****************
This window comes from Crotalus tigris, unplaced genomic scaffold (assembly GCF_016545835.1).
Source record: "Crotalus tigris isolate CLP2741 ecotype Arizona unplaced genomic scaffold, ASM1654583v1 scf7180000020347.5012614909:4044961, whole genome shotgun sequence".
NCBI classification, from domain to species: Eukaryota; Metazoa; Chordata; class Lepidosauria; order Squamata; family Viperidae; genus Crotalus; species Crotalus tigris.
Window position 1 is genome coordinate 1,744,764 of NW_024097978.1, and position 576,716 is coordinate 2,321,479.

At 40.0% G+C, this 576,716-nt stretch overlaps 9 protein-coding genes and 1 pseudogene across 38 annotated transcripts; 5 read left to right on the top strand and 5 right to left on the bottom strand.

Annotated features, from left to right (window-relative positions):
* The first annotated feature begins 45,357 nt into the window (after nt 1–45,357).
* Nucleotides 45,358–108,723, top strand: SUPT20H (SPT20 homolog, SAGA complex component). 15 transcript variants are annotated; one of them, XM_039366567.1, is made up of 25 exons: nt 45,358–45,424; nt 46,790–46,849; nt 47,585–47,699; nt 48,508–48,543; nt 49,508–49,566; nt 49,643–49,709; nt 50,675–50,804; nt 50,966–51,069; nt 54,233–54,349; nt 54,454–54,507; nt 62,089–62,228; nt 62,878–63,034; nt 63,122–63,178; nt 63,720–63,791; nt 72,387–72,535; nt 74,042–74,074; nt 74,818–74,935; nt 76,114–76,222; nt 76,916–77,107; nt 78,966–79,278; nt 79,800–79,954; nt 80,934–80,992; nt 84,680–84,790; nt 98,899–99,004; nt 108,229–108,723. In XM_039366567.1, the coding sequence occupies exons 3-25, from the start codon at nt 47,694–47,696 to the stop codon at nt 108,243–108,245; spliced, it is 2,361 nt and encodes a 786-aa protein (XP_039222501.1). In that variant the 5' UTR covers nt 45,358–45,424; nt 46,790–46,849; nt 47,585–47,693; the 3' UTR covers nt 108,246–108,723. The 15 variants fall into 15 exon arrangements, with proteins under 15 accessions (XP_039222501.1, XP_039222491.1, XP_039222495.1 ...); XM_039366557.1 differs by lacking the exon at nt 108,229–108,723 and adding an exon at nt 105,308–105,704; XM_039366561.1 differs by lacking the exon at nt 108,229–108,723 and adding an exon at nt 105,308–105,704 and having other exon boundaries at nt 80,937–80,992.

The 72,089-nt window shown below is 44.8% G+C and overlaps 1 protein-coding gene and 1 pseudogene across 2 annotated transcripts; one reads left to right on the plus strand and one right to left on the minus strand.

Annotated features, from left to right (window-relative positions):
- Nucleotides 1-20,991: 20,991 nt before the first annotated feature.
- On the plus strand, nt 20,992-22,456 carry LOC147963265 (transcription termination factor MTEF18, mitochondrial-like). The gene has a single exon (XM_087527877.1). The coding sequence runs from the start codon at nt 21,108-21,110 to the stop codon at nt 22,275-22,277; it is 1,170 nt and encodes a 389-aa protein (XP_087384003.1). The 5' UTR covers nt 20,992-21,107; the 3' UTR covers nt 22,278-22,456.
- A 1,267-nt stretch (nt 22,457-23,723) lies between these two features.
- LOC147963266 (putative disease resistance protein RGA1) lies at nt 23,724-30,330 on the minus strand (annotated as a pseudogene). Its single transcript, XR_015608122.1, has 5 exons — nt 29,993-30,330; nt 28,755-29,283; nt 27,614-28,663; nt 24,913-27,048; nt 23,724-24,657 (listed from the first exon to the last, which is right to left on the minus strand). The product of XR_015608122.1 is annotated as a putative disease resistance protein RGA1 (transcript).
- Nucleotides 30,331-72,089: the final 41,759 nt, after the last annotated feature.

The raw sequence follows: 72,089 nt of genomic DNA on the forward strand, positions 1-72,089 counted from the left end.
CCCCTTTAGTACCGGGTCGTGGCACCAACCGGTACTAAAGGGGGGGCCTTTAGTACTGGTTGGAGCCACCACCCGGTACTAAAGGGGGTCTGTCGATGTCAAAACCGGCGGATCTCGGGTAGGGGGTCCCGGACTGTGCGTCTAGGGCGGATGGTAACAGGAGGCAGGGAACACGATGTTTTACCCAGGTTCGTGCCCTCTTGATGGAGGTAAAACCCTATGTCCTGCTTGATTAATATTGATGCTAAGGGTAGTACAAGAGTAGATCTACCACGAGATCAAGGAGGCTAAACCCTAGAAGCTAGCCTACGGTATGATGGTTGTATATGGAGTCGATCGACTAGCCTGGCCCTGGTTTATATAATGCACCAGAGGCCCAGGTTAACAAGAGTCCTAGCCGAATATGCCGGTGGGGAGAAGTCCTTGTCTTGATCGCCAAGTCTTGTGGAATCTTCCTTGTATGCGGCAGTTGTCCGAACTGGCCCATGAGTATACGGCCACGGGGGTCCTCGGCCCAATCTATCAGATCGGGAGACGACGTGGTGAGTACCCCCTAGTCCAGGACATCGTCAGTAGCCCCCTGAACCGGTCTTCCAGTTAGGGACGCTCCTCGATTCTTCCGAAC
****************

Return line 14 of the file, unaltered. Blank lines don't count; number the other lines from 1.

- LOC147963266 (putative disease resistance protein RGA1) lies at nt 23,724-30,330 on the minus strand (annotated as a pseudogene). Its single transcript, XR_015608122.1, has 5 exons — nt 29,993-30,330; nt 28,755-29,283; nt 27,614-28,663; nt 24,913-27,048; nt 23,724-24,657 (listed from the first exon to the last, which is right to left on the minus strand). The product of XR_015608122.1 is annotated as a putative disease resistance protein RGA1 (transcript).